Housing construction falls to lowest level in three years
Inflation indicators more upbeat as energy prices fall
WASHINGTON -- Housing construction plunged in August, falling to the lowest level in more than three years as the industry showed further signs of a dramatic slowdown.
The Commerce Department reported yesterday that construction of new homes and apartments fell by 6 percent, the third consecutive decline and a much bigger setback than analysts had been forecasting.
The weakness pushed the annual rate for construction down to 1.665 million units, the slowest pace since April 2003.
Meanwhile, wholesale prices edged up a modest 0.1 percent in August, and outside of energy and food, prices actually fell for a second month. That hadn't occurred in more than three years, the Labor Department said.
Analysts said the slowdown in inflation should reassure the Federal Reserve that it can continue to keep interest rates on hold. Fed policy makers meet today for their first discussions since they voted in August to leave rates unchanged after 17 consecutive rate increases.
On Wall Street, the Dow Jones industrial average fell 14.09 points to close at 11,540.91 after investors grew concerned about the economic fallout from a military coup in Thailand.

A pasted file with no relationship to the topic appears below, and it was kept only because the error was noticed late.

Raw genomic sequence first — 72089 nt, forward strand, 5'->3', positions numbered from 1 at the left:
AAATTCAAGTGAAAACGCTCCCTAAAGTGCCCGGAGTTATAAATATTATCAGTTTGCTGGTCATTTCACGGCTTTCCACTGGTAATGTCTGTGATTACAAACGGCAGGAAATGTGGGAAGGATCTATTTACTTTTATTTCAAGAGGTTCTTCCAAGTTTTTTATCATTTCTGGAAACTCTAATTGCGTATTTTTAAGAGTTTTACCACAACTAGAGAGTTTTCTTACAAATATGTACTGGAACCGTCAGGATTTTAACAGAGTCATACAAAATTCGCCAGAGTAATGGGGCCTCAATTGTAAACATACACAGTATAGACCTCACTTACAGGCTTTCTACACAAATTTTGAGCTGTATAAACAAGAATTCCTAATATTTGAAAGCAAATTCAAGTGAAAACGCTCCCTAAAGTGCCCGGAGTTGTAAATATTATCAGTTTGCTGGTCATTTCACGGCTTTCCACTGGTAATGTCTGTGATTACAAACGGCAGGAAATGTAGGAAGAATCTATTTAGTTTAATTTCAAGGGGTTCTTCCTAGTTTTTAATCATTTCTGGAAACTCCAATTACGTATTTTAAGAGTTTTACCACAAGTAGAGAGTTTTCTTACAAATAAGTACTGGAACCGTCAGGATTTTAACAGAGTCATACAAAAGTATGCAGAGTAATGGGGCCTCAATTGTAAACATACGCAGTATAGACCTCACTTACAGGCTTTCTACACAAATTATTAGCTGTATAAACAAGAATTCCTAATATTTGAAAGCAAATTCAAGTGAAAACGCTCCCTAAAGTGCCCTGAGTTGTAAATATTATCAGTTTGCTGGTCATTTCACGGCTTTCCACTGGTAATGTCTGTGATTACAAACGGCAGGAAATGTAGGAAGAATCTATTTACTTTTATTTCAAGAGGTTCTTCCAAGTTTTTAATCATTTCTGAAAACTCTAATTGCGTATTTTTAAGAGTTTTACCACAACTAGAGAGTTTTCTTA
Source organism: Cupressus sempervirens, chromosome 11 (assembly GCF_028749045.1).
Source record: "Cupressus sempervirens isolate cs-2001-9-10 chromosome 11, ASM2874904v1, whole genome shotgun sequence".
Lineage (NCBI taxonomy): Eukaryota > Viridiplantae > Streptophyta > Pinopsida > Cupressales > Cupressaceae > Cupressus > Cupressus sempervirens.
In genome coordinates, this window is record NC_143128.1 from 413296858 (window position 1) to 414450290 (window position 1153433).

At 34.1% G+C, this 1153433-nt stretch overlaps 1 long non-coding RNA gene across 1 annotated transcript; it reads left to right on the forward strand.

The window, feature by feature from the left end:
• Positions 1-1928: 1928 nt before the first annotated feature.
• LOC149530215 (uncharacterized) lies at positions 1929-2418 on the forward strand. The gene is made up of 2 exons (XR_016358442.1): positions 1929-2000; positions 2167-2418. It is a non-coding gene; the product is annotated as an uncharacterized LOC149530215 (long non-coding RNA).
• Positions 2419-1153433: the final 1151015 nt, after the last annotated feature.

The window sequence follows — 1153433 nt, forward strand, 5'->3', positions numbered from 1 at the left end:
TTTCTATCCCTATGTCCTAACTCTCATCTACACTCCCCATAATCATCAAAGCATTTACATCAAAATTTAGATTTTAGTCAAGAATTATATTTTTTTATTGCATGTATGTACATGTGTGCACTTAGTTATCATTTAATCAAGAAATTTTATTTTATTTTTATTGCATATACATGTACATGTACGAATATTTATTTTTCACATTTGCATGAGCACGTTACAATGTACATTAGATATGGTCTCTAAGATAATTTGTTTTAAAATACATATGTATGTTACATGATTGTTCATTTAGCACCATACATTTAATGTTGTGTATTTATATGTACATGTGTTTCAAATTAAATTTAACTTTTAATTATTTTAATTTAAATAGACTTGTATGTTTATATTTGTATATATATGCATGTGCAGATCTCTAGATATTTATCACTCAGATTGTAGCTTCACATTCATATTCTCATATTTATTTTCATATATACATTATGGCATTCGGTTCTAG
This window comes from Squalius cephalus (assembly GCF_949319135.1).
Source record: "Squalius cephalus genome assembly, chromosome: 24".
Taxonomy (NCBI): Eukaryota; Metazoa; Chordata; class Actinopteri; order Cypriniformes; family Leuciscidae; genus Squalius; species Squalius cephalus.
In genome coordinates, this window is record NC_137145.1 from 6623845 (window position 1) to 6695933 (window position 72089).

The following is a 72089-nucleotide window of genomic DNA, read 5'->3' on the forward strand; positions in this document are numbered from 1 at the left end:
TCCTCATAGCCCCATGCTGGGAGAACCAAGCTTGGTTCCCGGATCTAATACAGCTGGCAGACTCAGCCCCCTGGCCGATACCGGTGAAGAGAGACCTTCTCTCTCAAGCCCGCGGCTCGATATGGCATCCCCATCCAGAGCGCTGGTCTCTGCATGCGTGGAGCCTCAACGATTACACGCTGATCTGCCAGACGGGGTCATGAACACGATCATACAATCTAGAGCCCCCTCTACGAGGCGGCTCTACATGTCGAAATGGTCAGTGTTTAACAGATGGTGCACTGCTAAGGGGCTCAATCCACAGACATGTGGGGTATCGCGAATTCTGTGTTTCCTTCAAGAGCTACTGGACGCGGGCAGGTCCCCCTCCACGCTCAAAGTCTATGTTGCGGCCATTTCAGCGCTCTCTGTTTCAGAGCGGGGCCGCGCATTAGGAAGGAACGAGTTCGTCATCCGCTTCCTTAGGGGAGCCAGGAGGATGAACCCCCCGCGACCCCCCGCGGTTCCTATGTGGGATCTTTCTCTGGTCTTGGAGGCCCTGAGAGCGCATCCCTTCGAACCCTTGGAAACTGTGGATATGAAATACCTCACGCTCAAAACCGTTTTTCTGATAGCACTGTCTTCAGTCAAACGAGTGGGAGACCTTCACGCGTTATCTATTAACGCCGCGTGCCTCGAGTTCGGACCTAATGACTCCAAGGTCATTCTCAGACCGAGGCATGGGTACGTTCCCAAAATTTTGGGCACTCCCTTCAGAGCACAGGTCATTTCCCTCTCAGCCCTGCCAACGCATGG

The Fed is trying to keep inflation under control while at the same time avoiding a recession.
David Seiders, chief economist at the National Association of Home Builders, said the organization's survey of builder sentiment declined in September for the eighth consecutive month and now stands at its lowest point in more than 16 years.
The 0.1 percent rise in the Producer Price Index, which measures inflation pressures before they reach the consumer, was helped by a sharp slowdown in energy prices, which rose by 0.3 percent after having jumped 1.3 percent in July.
Gasoline prices fell by 2.2 percent in August, the biggest drop in seven months .
Core inflation, which excludes energy and food, showed a drop of 0.4 percent after a 0.3 percent decline in July, the first consecutive declines in more than three years.